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User Centric Product Management

Updated: Jan 3

One Product Path, Multiple User Viewpoints

It sounds obvious that good product management should be centered around user needs. Obvious possibly but how often are products designed around the needs of the development organization or even a sponsor organization? The key word in that phrase is “organization” as opposed to individual. It will be individuals that actually use the product, not organizations. Ultimate success rests with these people, how they use the product and how they react on a functional and emotional basis.

Product managers working with a strong user orientation have a distinct advantage with four key dimensions of product development.

  • proper market fit for the features and functions delivered

  • testing and validation will be more effective with a properly engage audience

  • the health of the product (do users actually enjoy the interaction)

  • identifying trends, not just a single point in time specification

The “four points” points above become the foundation upon which the Product Manager can enhance the product roadmap. When a foundation (typically prototype or other meaningful messaging/imaging) is in place then users can engage effectively and give their feedback on specific items for development.

Teaming for Thorough and Continuous Communication

You can (and should) formally engage users for specific design and development proposals that drive investment decisions but this “once in a while” engagement is best when it is within a context of a permanent, ongoing communications relationship. Here are a few ideas of how to build and nurture such a communication community.

  • Nurture users from day one through dialogue. When users engage in conversations about your product, it becomes the moment when people "fall in love with it".

  • Whenever a user reports an issue or new feature it clearly shows a level of engagement with your product. Maintain the conversation, learn more about it and communicate in every step of the way with your user so they can “feel the listening”. This is a wonderful way to understand what is not properly working on your product and also how users are finding interesting and creative ways to do their work

  • Talk to your customers, at “events” or any/all other avenues. It may take a few iterations to establish comfort and trust (“I’m not being just sold something”) but make that effort. Once people understand that you are genuine they will give you great insights on what is working or not on your product.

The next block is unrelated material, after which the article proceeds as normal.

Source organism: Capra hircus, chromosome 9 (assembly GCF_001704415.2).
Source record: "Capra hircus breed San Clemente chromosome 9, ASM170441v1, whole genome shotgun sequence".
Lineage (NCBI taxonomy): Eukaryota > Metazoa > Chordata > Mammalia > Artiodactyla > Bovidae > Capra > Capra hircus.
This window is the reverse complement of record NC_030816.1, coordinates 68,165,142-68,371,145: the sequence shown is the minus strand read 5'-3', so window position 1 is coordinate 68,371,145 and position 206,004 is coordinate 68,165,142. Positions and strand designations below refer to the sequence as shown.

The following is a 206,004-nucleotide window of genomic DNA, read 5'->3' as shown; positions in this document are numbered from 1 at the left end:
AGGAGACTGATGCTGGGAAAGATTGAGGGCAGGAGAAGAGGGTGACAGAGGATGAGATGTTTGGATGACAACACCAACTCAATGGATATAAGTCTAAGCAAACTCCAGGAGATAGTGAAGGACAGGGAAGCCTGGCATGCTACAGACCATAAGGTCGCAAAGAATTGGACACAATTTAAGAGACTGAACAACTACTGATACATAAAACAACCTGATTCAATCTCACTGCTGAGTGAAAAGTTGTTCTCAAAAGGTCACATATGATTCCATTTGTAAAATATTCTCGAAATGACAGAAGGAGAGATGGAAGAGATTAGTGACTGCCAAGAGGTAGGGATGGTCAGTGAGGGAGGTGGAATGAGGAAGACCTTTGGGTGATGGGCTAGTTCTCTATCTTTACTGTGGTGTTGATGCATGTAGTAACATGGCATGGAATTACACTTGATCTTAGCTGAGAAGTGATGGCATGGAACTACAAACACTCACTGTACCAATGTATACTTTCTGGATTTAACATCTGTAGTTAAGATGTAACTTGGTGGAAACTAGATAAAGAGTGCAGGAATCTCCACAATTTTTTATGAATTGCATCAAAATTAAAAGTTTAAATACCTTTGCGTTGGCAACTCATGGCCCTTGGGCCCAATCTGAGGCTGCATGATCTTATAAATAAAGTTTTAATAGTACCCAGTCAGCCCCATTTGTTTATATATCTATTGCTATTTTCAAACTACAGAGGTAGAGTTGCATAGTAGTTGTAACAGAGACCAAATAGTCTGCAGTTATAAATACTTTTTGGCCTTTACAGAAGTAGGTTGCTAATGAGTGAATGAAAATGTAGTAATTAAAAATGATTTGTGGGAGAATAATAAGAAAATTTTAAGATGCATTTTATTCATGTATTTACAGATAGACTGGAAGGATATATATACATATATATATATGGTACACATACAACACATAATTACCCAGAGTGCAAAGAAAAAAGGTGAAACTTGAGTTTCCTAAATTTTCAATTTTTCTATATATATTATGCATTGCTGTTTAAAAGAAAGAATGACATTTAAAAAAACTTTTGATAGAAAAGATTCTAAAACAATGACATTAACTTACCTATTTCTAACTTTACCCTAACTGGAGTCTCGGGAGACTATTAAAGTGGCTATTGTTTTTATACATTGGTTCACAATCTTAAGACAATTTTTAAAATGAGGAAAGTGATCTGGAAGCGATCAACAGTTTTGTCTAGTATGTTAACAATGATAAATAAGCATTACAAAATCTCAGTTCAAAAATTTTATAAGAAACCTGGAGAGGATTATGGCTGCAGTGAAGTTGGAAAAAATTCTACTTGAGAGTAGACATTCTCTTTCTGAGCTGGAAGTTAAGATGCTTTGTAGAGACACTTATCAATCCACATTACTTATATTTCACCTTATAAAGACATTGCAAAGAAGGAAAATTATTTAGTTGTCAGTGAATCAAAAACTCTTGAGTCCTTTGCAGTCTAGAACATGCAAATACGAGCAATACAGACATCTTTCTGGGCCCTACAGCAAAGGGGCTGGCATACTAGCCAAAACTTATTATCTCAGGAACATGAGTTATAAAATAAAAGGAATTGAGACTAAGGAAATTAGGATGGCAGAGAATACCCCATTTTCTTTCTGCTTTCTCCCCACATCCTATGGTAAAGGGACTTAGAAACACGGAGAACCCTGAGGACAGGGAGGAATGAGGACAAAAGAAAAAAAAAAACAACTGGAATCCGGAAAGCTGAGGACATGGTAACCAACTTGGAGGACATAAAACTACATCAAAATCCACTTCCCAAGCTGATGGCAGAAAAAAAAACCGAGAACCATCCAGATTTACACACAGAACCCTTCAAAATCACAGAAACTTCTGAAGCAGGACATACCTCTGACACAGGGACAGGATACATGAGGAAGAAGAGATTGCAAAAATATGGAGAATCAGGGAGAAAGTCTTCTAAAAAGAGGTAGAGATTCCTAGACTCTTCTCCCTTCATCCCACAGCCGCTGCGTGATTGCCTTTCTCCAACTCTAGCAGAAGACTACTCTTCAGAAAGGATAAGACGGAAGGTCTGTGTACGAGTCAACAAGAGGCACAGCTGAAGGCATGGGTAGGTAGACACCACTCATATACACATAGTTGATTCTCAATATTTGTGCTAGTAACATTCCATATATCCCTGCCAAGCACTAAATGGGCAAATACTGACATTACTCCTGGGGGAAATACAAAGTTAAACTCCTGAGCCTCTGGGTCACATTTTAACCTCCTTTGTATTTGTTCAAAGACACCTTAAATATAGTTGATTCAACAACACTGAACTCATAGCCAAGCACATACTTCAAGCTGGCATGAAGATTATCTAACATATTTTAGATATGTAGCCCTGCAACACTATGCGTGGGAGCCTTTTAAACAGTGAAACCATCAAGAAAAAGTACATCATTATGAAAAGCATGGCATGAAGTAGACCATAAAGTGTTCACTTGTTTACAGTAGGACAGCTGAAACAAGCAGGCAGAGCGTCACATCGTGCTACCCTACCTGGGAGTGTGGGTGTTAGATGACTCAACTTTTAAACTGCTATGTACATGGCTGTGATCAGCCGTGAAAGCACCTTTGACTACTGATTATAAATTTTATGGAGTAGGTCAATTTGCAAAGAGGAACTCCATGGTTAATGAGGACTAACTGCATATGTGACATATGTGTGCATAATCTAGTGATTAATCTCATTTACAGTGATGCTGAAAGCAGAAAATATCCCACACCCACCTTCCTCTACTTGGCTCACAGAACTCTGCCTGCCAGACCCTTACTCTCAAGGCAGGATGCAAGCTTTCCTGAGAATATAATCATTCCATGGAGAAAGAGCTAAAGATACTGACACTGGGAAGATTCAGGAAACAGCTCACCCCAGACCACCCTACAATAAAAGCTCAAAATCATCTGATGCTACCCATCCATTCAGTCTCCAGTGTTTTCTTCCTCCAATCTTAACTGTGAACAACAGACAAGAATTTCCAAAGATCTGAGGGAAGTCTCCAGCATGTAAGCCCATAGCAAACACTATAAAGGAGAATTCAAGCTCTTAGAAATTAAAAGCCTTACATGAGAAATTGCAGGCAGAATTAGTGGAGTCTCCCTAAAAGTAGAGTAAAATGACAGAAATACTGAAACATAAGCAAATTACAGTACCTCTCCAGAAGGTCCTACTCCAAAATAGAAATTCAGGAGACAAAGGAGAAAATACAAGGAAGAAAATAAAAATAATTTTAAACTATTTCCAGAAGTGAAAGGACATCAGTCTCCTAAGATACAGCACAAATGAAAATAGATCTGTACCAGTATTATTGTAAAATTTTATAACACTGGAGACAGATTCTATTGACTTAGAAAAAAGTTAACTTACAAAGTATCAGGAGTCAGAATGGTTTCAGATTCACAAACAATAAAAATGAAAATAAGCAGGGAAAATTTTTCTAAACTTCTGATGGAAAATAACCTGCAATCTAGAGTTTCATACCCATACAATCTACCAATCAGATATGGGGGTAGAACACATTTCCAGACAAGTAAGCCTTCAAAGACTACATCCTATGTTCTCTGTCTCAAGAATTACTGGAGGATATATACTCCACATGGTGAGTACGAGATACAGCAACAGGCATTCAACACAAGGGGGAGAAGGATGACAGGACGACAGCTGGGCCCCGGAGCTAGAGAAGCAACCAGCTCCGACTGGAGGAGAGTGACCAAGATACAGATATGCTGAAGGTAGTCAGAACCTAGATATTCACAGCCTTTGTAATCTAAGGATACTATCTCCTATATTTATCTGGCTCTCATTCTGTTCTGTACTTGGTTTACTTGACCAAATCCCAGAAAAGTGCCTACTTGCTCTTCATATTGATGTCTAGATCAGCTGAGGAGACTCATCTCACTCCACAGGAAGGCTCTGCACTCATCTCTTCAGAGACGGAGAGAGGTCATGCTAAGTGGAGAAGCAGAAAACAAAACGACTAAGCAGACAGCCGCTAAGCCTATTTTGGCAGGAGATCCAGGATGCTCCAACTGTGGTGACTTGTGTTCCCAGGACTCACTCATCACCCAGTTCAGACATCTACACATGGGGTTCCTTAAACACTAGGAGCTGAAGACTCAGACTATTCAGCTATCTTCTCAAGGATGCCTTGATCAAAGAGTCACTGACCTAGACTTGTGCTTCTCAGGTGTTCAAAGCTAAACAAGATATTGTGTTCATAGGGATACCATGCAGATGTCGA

• Be active in the user community, post or listen what others are talking or suggesting.

Investment Decisions and Stakeholder Involvement

From the user engagement you can generate a clear product vision and be comfortable that this vision will enjoy strong user (commercial) support. Finally this is the right time to involve stakeholders (“organizations”) in decisions that involve resource allocation and most efficient use of available funding. There are many different ways of segmenting this, but these three activities are typical.

  • prioritization of features

  • plan what to build next

  • review status of development

When product management is done with thorough user interaction and consultation the product enjoys much stronger customer adoption and satisfaction. The sponsoring organizations get the most effective use of their funds to achieve that strong satisfaction and so everybody should be happy.

Cesar Suarez

Cesar is a geospatial professional working in product management and product strategy. He is a Senior Product Manager at Presagis, a Montreal based company providing an integrated and comprehensive suite of commercial-off-the-shelf software for the development of modeling, simulation, and embedded display graphics applications.

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